As always comments, question,s and critiques are welcome.

Paul

-- Paul M ..............If God wanted us to have fiberglass boats he would have given us fiberglass trees. http://prmdesigns.com/



22 comments so far

View Marco Cecala's profile

Marco Cecala

188 posts in 2628 days


#1 posted 562 days ago

More great work Paul. Love the idea, it may end up in my work some day.

View grizzman's profile

grizzman

6764 posts in 1899 days


#2 posted 562 days ago

well as i always do i marvel at your work, i dont know how in the world you can cut things so small without it breaking..i cant see myself being able to cut that small, i think i would go blind…lol…well ill be looking forward to your next post on this, im sure all is going well and your en joying your time there…grizz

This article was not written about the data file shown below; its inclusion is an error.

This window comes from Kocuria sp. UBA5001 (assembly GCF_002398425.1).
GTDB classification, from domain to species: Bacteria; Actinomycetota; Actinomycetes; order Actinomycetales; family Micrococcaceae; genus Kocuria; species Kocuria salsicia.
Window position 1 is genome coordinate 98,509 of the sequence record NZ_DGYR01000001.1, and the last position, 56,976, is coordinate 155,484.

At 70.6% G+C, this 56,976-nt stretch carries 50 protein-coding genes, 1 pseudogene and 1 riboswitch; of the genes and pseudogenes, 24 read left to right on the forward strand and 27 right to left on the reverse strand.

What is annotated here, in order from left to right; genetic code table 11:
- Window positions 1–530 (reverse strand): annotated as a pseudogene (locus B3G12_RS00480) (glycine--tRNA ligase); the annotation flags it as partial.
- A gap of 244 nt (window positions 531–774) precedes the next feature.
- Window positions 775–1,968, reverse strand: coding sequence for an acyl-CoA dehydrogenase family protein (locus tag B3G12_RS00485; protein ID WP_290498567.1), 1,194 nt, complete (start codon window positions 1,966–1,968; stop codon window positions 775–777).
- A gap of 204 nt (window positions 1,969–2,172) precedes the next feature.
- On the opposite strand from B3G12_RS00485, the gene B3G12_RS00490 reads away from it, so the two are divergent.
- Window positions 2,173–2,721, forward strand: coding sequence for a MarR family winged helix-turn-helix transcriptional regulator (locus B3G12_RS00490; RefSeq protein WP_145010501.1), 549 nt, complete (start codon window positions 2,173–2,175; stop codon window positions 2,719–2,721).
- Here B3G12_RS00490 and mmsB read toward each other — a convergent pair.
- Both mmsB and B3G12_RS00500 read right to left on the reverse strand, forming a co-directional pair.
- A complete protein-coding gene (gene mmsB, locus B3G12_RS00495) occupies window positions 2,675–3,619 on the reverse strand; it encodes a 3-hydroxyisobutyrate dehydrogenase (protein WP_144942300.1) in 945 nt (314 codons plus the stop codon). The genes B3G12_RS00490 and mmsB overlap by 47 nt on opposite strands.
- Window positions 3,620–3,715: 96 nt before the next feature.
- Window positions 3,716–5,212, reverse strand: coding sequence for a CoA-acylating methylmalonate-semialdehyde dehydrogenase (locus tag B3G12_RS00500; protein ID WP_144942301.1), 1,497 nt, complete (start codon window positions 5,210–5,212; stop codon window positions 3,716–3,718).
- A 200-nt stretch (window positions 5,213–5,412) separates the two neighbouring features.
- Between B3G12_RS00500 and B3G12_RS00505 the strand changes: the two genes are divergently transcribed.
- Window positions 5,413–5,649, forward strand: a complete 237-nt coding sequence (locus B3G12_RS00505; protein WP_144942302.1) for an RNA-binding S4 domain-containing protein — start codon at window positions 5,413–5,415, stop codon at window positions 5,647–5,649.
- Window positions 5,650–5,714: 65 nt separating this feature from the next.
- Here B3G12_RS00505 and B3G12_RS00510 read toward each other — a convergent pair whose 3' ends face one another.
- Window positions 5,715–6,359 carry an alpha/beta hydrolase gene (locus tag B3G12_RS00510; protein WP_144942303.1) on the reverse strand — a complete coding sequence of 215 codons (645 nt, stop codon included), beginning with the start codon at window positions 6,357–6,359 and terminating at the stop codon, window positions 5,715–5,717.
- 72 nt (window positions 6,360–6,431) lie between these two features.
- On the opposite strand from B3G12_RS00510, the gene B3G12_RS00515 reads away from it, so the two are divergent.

-- GRIZZMAN ...[''''']

View RogerBean's profile

RogerBean

1085 posts in 1549 days


#3 posted 562 days ago

Paul,
Very nice. Yes, very nice. You continue to amaze.
Roger

-- "Everybody makes mistakes. A craftsman always fixes them." (Monty Kennedy, "The Checkering and Carving of Gunstocks", 1952)

View Porchfish's profile

Porchfish

570 posts in 1128 days


#4 posted 562 days ago

Innovation is your middle name , me thinks ! Gorgeous as always !

-- If it smells good, eat it ! The pig caught under the fence is the one doing all thesquealing

View Dez's profile

Dez

1113 posts in 2672 days


#5 posted 562 days ago

Beautiful work! You set the bar very high indeed!

-- Folly ever comes cloaked in opportunity!

View stefang's profile

stefang

12525 posts in 1929 days


#6 posted 562 days ago

Great to see the step by step action Paul. Marvelous work of course and a great blog. I found the shading part very interesting too since I might be trying it in the near future.